I always find it interesting when bands have names that seem to be the polar opposite of their sound. Take Denver’s Candy Apple for example, who sound like they could be a power pop or other mellower rock act but instead go right for the throat with aggressive and in your face hardcore punk. Over the years they’ve only seemed to get angrier and louder, with last year’s Sweet Dreams of Violence full-length offering up reverb heavy hardcore punk and moments of respite that had hints of post punk and even some rock ‘n roll. Candy Apple has quickly followed that up with a new EP titled World For Sale, which throws out all the respite and delivers raging instrumentation and vocals that leave behind scorched earth in their wake.
When a lot of bands in the hardcore punk spectrum decide they want to be faster and louder, their music sometimes devolves into a wall of similar sounding riffs and pure noise. This definitely has its place but can sometimes be disappointing if said group had more nuance to their prior material. Candy Apple has dodged this issue on World For Sale, and while you won’t find any unexpected cuts like “The Cowboy” this time around each of the four tracks takes a slightly different approach that makes them stand out. Where Sweet Dreams of Violence relied upon a sometimes-washed-out sound that had an almost garage rock aesthetic at points, World For Sale comes in like a wrecking ball with a much more direct sound that allows its guitar and bass work to be much clearer despite just how loud and noisy everything is. The in-your-face volume adjustments and swagger behind these riffs makes an immediate impression, and the quick and punchier nature will likely get these songs stuck in your head. Whether it’s the mid-tempo, looser nature of “Re-Animator” that culminates in blast beats that are on par with the intensity of most metal or grind bands or the lurching bass riffs that end “I Don’t Wanna Talk About It”, there’s a lot that stands out in a short period of time. There’s a familiarity to what Candy Apple is doing here, but they’ve showcased an aggressive side that goes beyond their past material and hits as hard as possible.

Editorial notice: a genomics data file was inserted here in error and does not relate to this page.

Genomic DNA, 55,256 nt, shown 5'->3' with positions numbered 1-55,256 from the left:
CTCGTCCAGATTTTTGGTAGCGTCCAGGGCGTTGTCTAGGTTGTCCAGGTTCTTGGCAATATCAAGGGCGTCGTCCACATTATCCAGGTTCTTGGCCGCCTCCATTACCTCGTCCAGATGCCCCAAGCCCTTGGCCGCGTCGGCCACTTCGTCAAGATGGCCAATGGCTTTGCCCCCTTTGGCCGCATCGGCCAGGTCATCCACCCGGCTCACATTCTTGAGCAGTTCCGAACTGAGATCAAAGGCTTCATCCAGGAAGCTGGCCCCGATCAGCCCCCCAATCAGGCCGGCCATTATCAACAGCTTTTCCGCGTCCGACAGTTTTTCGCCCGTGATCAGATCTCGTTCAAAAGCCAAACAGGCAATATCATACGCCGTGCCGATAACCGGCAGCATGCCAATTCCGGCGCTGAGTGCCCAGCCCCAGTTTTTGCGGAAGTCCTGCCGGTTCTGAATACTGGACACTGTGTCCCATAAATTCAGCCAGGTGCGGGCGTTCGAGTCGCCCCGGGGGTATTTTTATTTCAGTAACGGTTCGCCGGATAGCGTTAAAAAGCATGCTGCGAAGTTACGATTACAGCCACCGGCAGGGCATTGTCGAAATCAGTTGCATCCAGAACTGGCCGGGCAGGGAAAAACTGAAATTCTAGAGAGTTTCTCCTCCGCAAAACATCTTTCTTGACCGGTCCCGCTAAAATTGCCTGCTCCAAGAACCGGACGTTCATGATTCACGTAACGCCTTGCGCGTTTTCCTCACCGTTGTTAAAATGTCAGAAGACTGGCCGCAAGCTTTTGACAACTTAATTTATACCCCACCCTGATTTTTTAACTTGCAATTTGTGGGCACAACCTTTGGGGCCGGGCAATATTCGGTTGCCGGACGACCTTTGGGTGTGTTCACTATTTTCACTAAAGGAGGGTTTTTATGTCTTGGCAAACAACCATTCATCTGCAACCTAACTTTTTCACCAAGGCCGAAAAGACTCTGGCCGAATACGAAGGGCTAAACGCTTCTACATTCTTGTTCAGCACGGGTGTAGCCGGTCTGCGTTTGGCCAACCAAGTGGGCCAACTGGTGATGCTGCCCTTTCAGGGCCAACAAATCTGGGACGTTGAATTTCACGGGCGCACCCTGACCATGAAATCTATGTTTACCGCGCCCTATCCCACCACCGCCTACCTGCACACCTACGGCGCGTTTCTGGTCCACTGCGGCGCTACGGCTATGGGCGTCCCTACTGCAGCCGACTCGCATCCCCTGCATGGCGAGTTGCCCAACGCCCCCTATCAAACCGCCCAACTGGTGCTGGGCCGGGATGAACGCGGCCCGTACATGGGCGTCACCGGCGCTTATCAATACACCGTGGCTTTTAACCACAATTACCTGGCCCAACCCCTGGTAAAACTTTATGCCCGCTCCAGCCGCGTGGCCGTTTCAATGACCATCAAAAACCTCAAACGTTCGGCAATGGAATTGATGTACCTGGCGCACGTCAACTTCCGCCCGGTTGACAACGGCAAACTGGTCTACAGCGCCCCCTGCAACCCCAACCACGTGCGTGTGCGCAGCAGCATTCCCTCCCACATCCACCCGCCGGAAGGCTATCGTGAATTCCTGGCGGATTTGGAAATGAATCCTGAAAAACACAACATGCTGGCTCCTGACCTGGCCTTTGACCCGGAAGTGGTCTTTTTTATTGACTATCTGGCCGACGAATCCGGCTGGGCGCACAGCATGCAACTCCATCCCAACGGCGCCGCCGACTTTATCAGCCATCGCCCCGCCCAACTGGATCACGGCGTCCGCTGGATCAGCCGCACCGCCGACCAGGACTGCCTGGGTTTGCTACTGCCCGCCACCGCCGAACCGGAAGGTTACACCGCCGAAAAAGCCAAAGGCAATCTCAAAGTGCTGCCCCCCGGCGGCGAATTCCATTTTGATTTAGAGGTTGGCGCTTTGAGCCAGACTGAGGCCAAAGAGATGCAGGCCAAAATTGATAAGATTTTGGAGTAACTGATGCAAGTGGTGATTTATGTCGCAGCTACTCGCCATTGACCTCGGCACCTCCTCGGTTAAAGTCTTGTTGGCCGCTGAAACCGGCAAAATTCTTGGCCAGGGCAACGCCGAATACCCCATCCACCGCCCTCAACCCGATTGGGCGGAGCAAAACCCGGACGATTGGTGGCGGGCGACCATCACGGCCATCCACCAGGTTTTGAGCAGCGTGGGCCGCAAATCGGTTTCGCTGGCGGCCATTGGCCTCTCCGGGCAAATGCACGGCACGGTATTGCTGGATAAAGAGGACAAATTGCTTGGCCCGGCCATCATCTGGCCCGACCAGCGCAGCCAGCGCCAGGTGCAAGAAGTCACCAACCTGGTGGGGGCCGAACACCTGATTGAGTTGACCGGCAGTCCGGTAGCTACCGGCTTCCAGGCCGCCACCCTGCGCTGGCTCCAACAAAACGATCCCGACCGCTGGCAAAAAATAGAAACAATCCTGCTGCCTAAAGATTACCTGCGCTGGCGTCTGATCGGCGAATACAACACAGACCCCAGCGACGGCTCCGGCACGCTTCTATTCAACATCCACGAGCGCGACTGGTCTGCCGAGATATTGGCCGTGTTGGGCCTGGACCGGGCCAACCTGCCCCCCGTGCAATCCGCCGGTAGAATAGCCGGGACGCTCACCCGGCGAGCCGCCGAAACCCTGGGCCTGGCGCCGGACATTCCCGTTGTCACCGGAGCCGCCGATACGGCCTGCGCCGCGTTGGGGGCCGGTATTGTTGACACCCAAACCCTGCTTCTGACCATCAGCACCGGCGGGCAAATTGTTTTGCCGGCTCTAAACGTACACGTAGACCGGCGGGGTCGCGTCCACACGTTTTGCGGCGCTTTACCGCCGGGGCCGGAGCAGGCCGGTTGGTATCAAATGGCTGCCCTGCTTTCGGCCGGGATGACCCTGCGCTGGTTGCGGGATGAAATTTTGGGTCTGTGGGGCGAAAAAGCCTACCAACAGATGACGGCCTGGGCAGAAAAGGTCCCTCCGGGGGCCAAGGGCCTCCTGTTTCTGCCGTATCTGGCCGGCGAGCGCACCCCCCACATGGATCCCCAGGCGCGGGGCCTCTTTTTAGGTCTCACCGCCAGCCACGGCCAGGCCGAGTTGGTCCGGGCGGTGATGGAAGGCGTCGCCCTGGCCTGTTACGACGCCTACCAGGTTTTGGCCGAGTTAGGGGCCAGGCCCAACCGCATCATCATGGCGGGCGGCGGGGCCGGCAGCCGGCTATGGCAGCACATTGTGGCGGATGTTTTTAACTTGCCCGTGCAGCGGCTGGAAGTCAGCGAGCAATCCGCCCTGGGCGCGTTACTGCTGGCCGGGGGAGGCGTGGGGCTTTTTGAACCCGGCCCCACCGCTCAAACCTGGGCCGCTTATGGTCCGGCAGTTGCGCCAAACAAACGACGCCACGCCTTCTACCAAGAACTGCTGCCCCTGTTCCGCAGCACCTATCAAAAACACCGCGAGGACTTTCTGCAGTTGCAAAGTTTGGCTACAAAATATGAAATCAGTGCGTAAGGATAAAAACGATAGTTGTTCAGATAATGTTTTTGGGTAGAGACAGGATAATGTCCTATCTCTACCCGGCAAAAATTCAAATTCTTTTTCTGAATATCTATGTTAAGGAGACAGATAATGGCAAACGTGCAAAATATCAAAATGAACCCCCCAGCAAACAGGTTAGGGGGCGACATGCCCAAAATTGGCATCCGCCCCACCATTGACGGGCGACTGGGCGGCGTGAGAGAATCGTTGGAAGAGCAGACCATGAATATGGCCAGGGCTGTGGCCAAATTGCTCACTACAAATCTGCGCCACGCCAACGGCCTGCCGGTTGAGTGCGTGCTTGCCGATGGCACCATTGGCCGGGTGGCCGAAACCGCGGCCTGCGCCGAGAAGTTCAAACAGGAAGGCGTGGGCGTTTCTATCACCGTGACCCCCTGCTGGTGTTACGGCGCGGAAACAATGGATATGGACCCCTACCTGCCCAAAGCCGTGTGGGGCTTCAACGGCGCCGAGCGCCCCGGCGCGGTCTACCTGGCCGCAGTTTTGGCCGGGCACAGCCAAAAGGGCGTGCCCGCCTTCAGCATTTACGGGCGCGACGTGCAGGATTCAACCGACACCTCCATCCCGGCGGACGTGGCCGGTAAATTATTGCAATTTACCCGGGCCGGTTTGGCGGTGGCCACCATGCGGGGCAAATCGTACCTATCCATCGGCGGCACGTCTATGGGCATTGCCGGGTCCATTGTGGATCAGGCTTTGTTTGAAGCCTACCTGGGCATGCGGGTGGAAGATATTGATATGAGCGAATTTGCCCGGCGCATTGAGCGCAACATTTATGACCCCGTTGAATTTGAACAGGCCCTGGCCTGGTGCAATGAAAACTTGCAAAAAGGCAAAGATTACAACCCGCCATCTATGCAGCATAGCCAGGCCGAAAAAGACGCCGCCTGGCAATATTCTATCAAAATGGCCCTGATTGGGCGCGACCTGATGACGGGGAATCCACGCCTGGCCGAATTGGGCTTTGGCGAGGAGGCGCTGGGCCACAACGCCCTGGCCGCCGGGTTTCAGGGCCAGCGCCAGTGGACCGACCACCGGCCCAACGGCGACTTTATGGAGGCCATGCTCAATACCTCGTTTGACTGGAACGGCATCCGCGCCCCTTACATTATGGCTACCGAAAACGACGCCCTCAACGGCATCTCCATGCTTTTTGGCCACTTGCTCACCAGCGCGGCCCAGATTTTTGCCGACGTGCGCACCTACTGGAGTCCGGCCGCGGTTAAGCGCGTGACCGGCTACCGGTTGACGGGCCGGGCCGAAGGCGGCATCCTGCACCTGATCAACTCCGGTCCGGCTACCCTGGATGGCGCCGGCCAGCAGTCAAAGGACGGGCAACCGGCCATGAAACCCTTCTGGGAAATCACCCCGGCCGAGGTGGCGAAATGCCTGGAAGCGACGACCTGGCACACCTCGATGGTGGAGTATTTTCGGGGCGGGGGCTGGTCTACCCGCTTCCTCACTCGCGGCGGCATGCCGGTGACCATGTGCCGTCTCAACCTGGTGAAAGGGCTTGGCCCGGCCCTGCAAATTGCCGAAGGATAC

The shifts in production have resulted in a more direct approach to the vocals as well, as they were layered behind a healthy amount of reverb and felt buried underneath the rest of the band on Sweet Dreams of Violence. Here it sounds like the screams and yells are directly in front of you and there’s an added weight to the performance that suits the violence and speed Candy Apple is going for on this EP. I like this approach as it gives off intensity similar to what I imagine the band would be like on-stage, and that makes a big difference. Admittedly there are a few moments on “Re-Animator” where it sounds like the vocals are being stretched just a little too far, but this is a small detail that doesn’t take away from how strong the performance is.
Considering the relatively quick turnaround between the full-length and this EP, it’s surprising just how many tweaks Candy Apple has made to their music. But the changes are welcome ones, as they’ve gone for an even noisier and in your face approach that makes their riffs hit like a freight train. I’m curious if some of the mellower exploration from Sweet Dreams of Violence will resurface on a later release with this more direct recording style, but no matter what happens this EP is going to remain on my playlist for some time to come. World For Sale is available from Convulse Records and Smoking Room.
-Review by Chris Dahlberg